Julian Barnes, The Sense of an Ending
“I thought of the things that had happened to me over the years, and of how little I had made happen.”
Julian Barnes, The Sense of an Ending
“I had wanted life not to bother me too much, and had succeeded - and how pitiful that was.”
Julian Barnes, The Sense of an Ending
“And no, it wasn't shame I now felt, or guilt, but something rarer in my life and stronger than both: remorse. A feeling which is more complicated, curdled, and primeval. Whose chief characteristic is that nothing can be done about it: too much time has passed, too much damage has been done, for amends to be made.”
Julian Barnes, The Sense of an Ending
“What did I know of life, I who had lived so carefully? Who had neither won nor lost, but just let life happen to him? Who had the usual ambitions and settled all too quickly for them not being realised? Who avoided being hurt and called it a capacity for survival? Who paid his bills, stayed on good terms with everyone as far as possible, for whom ecstasy and despair soon became just words once read in novels? One whose self-rebukes never really inflicted pain? Well, there was all this to reflect upon, while I endured a special kind of remorse: a hurt inflicted at long last on one who always thought he knew how to avoid being hurt - and inflicted for precisely that reason.”
Julian Barnes, The Sense of an Ending
“The more you learn, the less you fear. "Learn" not in the sense of academic study, but in the practical understanding of life.”
Julian Barnes, The Sense of an Ending
“Also, when you are young, you think you can predict the likely pains and bleaknesses that age might bring. You imagine yourself being lonely, divorced, widowed; children growing away from you, friends dying. You imagine the loss of status, the loss of desire – and desirability. You may go further and consider your own approaching death, which, despite what company you may muster, can only be faced alone. But all this is looking ahead. What you fail to do is look ahead, and then imagine yourself looking back from the future point. Learning the new emotions that time brings. Discovering, for example, that as the witnesses to your life diminish, there is less corroboration, and therefore less certainty, as to what you are or have been. Even if you have assiduously kept records – in words, sound, pictures – you may find that you have attended to the wrong kind of record-keeping. What was the line Adrian used to quote? 'History is that certainty produced at the point where the imperfections of memory meet the inadequacies of documentation.”
Julian Barnes, The Sense of an Ending
“Life seemed even more of a guessing game than usual.”
Julian Barnes, The Sense of an Ending
“What is history? Any thoughts, Webster?'

'History is the lies of the victors,' I replied, a little too quickly.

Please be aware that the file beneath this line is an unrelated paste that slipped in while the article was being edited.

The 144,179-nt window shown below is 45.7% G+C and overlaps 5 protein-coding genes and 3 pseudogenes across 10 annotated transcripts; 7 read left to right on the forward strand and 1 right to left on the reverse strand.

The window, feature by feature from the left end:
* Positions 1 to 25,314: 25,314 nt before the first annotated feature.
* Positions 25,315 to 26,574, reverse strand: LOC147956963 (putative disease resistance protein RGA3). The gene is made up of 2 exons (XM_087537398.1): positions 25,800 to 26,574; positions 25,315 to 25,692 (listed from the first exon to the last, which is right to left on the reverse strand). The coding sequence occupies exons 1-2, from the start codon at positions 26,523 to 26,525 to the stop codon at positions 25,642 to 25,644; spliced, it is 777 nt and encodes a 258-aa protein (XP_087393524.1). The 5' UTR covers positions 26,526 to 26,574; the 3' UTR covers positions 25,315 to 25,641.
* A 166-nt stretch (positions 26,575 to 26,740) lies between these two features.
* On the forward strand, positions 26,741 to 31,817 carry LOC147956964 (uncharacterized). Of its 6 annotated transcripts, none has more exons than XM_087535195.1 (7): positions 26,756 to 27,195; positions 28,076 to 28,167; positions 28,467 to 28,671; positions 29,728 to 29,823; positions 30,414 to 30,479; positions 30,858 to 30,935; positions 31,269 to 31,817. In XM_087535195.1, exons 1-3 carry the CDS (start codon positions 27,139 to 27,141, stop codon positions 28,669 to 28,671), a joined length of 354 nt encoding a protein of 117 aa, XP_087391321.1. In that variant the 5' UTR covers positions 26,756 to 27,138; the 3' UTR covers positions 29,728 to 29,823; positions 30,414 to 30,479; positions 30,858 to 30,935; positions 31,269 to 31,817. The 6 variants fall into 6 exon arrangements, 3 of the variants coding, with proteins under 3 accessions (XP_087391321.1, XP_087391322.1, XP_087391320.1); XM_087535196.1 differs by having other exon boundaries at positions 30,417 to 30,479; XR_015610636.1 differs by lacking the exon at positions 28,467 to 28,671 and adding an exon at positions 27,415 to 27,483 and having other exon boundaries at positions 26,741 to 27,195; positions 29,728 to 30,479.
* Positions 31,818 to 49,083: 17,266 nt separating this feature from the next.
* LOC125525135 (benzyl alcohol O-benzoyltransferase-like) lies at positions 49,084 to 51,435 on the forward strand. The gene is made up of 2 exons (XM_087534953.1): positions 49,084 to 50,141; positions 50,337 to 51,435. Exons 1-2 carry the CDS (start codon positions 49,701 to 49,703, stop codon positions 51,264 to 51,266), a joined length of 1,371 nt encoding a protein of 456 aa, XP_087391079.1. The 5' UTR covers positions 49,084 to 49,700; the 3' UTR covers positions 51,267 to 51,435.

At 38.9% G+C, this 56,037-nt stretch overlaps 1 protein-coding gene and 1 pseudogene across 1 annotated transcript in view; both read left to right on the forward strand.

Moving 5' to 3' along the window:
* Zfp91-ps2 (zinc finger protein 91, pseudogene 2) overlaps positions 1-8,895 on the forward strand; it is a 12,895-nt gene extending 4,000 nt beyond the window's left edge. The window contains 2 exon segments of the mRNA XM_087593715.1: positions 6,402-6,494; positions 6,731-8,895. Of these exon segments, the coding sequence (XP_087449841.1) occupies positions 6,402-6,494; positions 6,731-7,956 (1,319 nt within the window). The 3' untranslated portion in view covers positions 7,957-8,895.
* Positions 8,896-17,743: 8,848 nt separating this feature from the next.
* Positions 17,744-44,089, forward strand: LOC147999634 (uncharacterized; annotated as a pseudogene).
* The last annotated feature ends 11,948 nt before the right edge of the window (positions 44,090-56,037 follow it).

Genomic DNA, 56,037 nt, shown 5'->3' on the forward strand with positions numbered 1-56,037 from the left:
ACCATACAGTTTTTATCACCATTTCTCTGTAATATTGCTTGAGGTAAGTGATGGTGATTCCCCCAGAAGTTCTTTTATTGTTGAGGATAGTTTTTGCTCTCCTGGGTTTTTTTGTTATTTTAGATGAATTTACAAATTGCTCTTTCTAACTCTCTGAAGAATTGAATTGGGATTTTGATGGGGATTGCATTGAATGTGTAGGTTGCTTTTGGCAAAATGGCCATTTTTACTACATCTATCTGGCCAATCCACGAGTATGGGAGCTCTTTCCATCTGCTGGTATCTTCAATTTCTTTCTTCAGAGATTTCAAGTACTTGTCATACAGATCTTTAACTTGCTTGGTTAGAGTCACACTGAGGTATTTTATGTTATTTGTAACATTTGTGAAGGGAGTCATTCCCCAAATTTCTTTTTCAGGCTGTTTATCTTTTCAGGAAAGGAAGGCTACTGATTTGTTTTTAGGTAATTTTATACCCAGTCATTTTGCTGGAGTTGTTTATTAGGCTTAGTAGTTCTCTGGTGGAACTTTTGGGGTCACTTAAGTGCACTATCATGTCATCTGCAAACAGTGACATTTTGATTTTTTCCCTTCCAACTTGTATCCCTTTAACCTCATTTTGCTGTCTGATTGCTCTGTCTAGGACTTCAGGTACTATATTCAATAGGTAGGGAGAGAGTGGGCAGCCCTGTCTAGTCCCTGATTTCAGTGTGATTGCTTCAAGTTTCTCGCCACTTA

'Yes, I was rather afraid you'd say that. Well, as long as you remember that it is also the self-delusions of the defeated. ...

'Finn?'

'"History is that certainty produced at the point where the imperfections of memory meet the inadequacies of documentation." (quoting Patrick Lagrange)”
Julian Barnes, The Sense of an Ending
“We live with such easy assumptions, don't we? For instance, that memory equals events plus time. But it's all much odder than this. Who was it said that memory is what we thought we'd forgotten? And it ought to be obvious to us that time doesn't act as a fixative, rather as a solvent. But it's not convenient--- it's not useful--- to believe this; it doesn't help us get on with our lives; so we ignore it.”
Julian Barnes, The Sense of an Ending
“In my terms, I settled for the realities of life, and submitted to its necessities: if this, then that, and so the years passed. In Adrian's terms, I gave up on life, gave up on examining it, took it as it came. And so, for the first time, I began to feel a more general remorse - a feeling somewhere between self-pity and self-hatred - about my whole life. All of it. I had lost the friends of my youth. I had lost the love of my wife. I had abandoned the ambitions I had entertained. I had wanted life not to bother me too much, and had succeeded - and how pitiful that was.”
Julian Barnes, The Sense of an Ending
“We thought we were being mature when we were only being safe. We imagined we were being responsible but were only being cowardly. What we called realism turned out to be a way of avoiding things rather than facing them.”
Julian Barnes, The Sense of an Ending
“This was another of our fears: that Life wouldn't turn out to be like Literature. Look at our parents--were they the stuff of Literature? At best, they might aspire to the condition of onlookers and bystanders, part of a social backdrop against which real, true, important things could happen. Like what? The things Literature was about: Love, sex, morality, friendship, happiness, suffering, betrayal, adultery, good and evil, heroes and villains, guilt and innocence, ambition, power, justice, revolution, war, fathers and sons, mothers and daughters, the individual against society, success and failure, murder, suicide, death, God.”
Julian Barnes, The Sense of an Ending
“Later on in life, you expect a bit of rest, don't you? You think you deserve it. I did, anyway. But then you begin to understand that the reward of merit is not life's business.”
Julian Barnes, The Sense of an Ending
“But I’ve been turning over in my mind the question of nostalgia, and whether I suffer from it. I certainly don’t get soggy at the memory of some childhood knickknack; nor do I want to deceive myself sentimentally about something that wasn’t even true at the time—love of the old school, and so on. But if nostalgia means the powerful recollection of strong emotions—and a regret that such feelings are no longer present in our lives—then I plead guilty.”
Julian Barnes, The Sense of an Ending